Distance    2012     2011     2010     2009
--------    ----     ----     ----     ----
Inside 5   94.64%    94.5%    93.75%   94.71%
5-10'      54.8%     59.11%   46.55%   47.67%
10-15'     33.33%    24.35%   25.68%   23.01%
15-20'     33.33%    21.05%   22.77%   13.43%
20-25'     20.00%    10.53%   17.11%   12.5%
> 25'       2.94%     5.85%    6.28%    5.97%
(Stats gathered from PGATour.com)

Looking at the numbers, he has always been pretty consistent from inside of 5 feet. Of the four years sampled, his best was with a short putter in 2009, but not by much, and his worst was also before the broomstick. From 5-10' feet however, there has been a noticible improvement for him. To this point this year he has made nearly 55% of putts in the 5-10' range and he was even better in his first year with the long putter at nearly 60%. This is up about 14% from 2010, and if stats from the Tour tell us anything its that there is not much separation between the best on tour and those further down the list so a 14% increase is huge. As he gets further from the hole, things tend to level out a bit more. So far he has made more putts this year from the 15-20' range and the 20-25' range but that just may be because of the number of opportunities he's had to date this year. Looking at 2011 (the first full year with the long putter) he made significantly less putts from 20-25' than he had the year before. That gels with the general thought that long putter help with the shorter putts but longer and lag putting becomes more difficult.

Robert Garrigus
Garrigus is another player that has made the switch to the long side, although for him the switch is even more extreme. His old putter, which he nicknamed "Mini-Me" was only 28 inches long. However, starting at the Humana Challenge this year he started using a long putter (46 inches) which he has named "Dr. Evil." Here are his stats from this year and last.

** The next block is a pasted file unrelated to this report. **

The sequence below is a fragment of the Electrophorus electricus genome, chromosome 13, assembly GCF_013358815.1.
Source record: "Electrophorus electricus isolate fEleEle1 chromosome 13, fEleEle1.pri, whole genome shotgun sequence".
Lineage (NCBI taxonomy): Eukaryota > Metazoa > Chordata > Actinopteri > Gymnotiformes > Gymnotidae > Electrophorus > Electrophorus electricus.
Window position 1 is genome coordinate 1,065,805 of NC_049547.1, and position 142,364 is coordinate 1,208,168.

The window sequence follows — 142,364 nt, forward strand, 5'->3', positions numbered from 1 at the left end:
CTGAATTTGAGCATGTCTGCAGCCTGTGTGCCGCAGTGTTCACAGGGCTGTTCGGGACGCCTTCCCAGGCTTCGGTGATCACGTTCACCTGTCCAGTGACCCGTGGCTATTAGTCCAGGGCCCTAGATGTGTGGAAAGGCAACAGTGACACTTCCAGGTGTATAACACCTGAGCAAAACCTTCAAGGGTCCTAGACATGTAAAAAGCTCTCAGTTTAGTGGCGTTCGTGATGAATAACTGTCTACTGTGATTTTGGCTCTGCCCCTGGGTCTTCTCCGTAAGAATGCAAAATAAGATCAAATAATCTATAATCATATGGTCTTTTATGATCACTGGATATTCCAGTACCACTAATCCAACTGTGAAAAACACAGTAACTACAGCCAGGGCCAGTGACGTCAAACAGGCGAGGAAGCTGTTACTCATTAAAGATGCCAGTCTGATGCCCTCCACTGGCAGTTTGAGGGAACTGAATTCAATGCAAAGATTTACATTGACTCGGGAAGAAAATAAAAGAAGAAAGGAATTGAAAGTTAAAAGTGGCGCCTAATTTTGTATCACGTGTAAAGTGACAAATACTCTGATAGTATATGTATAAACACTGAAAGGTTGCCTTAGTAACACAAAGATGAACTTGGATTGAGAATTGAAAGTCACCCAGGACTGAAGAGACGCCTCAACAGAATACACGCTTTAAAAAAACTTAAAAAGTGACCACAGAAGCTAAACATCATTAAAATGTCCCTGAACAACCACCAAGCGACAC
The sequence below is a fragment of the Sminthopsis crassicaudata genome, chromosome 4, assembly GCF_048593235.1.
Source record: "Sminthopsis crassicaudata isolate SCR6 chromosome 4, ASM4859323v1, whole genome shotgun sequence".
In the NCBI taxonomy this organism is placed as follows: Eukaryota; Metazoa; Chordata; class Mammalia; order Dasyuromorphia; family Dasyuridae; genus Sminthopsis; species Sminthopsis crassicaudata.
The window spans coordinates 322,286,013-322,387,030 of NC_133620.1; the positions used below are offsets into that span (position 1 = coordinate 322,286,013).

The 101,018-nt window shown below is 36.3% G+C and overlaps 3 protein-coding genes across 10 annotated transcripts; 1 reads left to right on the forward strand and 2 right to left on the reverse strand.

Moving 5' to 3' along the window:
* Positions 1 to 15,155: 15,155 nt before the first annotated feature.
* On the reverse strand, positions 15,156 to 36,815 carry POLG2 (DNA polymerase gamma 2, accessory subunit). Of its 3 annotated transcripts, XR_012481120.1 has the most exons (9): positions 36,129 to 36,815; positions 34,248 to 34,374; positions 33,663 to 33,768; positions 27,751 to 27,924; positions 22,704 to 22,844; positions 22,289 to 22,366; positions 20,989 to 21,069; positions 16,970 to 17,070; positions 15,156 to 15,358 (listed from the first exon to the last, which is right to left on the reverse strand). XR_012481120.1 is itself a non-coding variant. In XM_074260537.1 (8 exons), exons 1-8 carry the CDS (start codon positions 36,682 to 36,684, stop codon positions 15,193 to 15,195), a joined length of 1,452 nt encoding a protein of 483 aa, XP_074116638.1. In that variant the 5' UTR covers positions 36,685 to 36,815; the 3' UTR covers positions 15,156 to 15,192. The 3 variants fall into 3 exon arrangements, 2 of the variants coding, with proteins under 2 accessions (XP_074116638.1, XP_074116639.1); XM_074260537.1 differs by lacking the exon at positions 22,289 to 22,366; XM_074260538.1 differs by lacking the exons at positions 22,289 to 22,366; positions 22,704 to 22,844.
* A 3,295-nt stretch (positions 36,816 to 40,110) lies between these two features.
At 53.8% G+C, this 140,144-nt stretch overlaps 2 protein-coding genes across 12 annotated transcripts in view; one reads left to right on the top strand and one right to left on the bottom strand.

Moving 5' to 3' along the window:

Distance    2012     2011     2010     2009
--------    ----     ----     ----     ----
Inside 5'   93.59%   95.06%   96.3%    95.89%
5-10'       47.5%    53.73%   56.63%   56.54%
10-15'      30.0%    28.35%   26.6%    24.89%
15-20'      11.43%   17.69%   19.01%   11.76%
20-25'       6.67%   12.36%   12.68%   11.58%
> 25'       12.16%    6.42%    5.2%     6.54%
(Stats gathered from PGATour.com)

So far he actually hasn't performed quite as well with "Dr. Evil," as he is making fewer putts from every range with the exception of those in the 10-15 foot range (only a slight increase) and those greater than 25 feet. Just this last week he missed a relatively short putt in the first playoff hole to lose the Transitions Championship to Luke Donald.

Conclusion
The bottom line is that the statistics don't really show one way or another if long putters really give an advantage to those that use them. There are a few players scattered about in the top ten in various putting stats but it's hard to say that many of them wouldn't be there if they used a standard length putter. Adam Scott has improved slightly using one, and so far this year Garrigus really hasn't. I think one thing that both Garrigus and Scott have gained is confidence with their flat stick. No matter what the stats say, if confidence is lost in a club then it may be time for a change. Scott felt like he wasn't performing up to his abilities with the short stick and making the change has helped his game and even if Garrigus' putting stats have declined he is at least playing well enough to get into playoffs.